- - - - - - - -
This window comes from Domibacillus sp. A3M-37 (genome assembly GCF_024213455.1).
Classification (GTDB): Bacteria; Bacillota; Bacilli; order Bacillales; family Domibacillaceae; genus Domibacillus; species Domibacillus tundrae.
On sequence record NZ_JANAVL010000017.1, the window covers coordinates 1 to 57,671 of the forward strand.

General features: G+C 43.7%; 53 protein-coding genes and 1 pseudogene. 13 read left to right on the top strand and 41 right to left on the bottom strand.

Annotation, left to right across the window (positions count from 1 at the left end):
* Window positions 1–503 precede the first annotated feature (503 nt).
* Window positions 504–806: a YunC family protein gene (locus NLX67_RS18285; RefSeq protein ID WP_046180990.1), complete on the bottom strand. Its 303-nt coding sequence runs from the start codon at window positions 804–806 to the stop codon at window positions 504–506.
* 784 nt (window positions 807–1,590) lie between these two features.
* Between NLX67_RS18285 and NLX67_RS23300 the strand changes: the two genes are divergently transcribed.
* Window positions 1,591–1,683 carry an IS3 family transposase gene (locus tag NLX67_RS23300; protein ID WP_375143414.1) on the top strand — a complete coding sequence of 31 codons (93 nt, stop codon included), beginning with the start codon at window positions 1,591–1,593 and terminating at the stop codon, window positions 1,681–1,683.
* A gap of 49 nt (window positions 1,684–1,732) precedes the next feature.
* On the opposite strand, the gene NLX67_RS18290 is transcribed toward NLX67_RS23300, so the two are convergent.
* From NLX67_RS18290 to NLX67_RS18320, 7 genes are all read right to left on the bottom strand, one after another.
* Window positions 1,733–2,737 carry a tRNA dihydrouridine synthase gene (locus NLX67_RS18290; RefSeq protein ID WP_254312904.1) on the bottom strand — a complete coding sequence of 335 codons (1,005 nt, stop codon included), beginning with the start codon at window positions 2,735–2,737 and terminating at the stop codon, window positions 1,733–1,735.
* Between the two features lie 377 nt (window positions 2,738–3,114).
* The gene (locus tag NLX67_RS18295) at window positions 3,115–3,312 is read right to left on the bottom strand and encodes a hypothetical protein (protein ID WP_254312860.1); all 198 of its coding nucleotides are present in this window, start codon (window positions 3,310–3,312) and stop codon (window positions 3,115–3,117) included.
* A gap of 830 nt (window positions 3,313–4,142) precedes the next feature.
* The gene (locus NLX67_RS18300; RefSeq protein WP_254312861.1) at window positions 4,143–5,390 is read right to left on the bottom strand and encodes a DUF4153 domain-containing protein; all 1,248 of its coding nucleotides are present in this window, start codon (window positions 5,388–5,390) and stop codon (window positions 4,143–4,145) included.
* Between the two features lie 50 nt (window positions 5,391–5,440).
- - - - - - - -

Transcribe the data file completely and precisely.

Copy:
This window comes from Domibacillus sp. A3M-37 (genome assembly GCF_024213455.1).
Classification (GTDB): Bacteria; Bacillota; Bacilli; order Bacillales; family Domibacillaceae; genus Domibacillus; species Domibacillus tundrae.
On sequence record NZ_JANAVL010000017.1, the window covers coordinates 1 to 57,671 of the forward strand.

General features: G+C 43.7%; 53 protein-coding genes and 1 pseudogene. 13 read left to right on the top strand and 41 right to left on the bottom strand.

Annotation, left to right across the window (positions count from 1 at the left end):
* Window positions 1–503 precede the first annotated feature (503 nt).
* Window positions 504–806: a YunC family protein gene (locus NLX67_RS18285; RefSeq protein ID WP_046180990.1), complete on the bottom strand. Its 303-nt coding sequence runs from the start codon at window positions 804–806 to the stop codon at window positions 504–506.
* 784 nt (window positions 807–1,590) lie between these two features.
* Between NLX67_RS18285 and NLX67_RS23300 the strand changes: the two genes are divergently transcribed.
* Window positions 1,591–1,683 carry an IS3 family transposase gene (locus tag NLX67_RS23300; protein ID WP_375143414.1) on the top strand — a complete coding sequence of 31 codons (93 nt, stop codon included), beginning with the start codon at window positions 1,591–1,593 and terminating at the stop codon, window positions 1,681–1,683.
* A gap of 49 nt (window positions 1,684–1,732) precedes the next feature.
* On the opposite strand, the gene NLX67_RS18290 is transcribed toward NLX67_RS23300, so the two are convergent.
* From NLX67_RS18290 to NLX67_RS18320, 7 genes are all read right to left on the bottom strand, one after another.
* Window positions 1,733–2,737 carry a tRNA dihydrouridine synthase gene (locus NLX67_RS18290; RefSeq protein ID WP_254312904.1) on the bottom strand — a complete coding sequence of 335 codons (1,005 nt, stop codon included), beginning with the start codon at window positions 2,735–2,737 and terminating at the stop codon, window positions 1,733–1,735.
* Between the two features lie 377 nt (window positions 2,738–3,114).
* The gene (locus tag NLX67_RS18295) at window positions 3,115–3,312 is read right to left on the bottom strand and encodes a hypothetical protein (protein ID WP_254312860.1); all 198 of its coding nucleotides are present in this window, start codon (window positions 3,310–3,312) and stop codon (window positions 3,115–3,117) included.
* A gap of 830 nt (window positions 3,313–4,142) precedes the next feature.
* The gene (locus NLX67_RS18300; RefSeq protein WP_254312861.1) at window positions 4,143–5,390 is read right to left on the bottom strand and encodes a DUF4153 domain-containing protein; all 1,248 of its coding nucleotides are present in this window, start codon (window positions 5,388–5,390) and stop codon (window positions 4,143–4,145) included.
* Between the two features lie 50 nt (window positions 5,391–5,440).